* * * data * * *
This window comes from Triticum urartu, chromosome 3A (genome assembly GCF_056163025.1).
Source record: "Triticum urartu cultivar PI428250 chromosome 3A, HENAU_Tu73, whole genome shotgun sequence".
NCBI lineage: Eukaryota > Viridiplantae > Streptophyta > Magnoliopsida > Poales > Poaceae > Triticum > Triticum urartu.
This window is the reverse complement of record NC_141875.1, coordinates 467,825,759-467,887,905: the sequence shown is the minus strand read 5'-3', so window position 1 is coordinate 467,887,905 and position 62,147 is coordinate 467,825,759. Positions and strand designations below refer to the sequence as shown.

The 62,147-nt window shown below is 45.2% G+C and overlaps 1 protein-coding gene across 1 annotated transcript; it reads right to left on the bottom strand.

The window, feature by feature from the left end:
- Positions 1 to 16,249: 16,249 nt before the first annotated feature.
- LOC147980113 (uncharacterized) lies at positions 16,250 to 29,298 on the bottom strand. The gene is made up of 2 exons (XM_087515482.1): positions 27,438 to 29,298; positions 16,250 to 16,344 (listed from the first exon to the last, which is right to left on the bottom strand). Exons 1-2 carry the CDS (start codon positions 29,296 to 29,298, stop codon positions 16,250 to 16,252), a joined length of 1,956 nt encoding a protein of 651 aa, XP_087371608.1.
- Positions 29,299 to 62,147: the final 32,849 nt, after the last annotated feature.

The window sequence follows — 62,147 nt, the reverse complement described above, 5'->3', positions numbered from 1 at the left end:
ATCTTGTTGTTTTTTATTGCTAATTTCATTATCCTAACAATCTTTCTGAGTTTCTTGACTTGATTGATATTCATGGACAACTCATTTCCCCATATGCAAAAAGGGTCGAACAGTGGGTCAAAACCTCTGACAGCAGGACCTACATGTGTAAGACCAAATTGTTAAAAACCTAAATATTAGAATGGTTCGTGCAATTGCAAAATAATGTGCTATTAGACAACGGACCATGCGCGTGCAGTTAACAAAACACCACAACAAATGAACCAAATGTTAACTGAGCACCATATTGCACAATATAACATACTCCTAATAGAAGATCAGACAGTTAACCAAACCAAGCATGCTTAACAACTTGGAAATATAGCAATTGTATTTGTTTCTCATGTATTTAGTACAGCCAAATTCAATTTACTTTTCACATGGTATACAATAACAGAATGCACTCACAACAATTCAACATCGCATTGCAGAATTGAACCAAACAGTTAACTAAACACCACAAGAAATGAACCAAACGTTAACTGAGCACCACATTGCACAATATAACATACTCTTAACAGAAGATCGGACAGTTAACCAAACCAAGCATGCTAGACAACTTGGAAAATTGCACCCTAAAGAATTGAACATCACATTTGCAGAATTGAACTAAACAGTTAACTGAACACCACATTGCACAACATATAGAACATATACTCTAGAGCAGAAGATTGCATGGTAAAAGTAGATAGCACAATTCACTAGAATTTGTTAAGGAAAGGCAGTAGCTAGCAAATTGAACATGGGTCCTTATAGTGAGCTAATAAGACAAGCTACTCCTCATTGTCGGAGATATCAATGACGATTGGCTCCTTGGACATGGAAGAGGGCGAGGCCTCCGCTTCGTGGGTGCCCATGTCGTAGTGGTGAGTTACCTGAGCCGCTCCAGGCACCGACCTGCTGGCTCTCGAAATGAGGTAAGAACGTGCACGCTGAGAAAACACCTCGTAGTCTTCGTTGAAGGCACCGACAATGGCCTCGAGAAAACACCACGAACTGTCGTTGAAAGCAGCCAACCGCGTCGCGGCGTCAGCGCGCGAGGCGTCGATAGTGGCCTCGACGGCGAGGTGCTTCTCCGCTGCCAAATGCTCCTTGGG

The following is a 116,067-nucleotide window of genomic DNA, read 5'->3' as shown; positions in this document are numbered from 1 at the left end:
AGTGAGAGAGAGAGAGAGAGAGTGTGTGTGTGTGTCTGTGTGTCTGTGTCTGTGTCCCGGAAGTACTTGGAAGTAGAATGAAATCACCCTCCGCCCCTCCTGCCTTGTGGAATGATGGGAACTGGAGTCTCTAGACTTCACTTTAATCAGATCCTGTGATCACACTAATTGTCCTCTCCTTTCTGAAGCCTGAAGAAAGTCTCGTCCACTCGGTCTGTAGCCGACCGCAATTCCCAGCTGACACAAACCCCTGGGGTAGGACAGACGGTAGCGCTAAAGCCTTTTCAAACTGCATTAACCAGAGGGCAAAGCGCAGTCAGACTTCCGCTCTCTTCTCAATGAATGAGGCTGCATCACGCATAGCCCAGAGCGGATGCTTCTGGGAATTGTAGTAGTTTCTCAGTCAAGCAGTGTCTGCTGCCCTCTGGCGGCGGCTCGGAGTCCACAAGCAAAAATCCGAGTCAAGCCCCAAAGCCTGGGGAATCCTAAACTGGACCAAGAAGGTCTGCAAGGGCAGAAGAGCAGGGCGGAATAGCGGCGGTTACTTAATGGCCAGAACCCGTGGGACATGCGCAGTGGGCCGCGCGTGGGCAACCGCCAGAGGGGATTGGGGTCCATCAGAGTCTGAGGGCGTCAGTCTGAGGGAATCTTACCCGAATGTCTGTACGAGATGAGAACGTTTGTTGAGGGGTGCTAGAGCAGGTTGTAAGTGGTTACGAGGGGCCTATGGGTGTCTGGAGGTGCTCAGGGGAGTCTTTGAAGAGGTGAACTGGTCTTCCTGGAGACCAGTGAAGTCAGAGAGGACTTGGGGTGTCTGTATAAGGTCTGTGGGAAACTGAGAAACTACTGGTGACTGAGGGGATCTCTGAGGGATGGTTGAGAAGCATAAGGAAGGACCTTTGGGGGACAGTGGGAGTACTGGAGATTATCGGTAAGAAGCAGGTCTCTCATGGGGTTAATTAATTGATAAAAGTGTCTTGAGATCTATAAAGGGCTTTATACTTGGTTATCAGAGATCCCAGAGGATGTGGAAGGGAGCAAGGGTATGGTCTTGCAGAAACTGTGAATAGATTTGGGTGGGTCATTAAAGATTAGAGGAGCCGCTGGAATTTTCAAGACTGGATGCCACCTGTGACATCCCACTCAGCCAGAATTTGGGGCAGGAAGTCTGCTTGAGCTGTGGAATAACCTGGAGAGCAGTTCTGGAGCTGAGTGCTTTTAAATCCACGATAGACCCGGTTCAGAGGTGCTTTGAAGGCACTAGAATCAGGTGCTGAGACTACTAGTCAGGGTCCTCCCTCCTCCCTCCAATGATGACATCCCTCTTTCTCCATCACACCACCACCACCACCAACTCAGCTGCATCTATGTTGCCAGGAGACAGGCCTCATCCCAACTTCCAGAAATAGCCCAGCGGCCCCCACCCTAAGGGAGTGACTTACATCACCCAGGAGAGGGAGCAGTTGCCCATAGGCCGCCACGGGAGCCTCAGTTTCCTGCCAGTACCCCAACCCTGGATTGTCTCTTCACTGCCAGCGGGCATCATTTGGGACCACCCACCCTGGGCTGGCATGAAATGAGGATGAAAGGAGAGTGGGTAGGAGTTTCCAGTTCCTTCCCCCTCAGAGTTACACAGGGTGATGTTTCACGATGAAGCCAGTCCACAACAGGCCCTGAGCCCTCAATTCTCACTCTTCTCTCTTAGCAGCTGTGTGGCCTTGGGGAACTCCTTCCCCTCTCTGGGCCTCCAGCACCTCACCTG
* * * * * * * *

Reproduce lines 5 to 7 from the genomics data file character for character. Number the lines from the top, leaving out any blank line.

The 62,147-nt window shown below is 45.2% G+C and overlaps 1 protein-coding gene across 1 annotated transcript; it reads right to left on the bottom strand.

The window, feature by feature from the left end:
- Positions 1 to 16,249: 16,249 nt before the first annotated feature.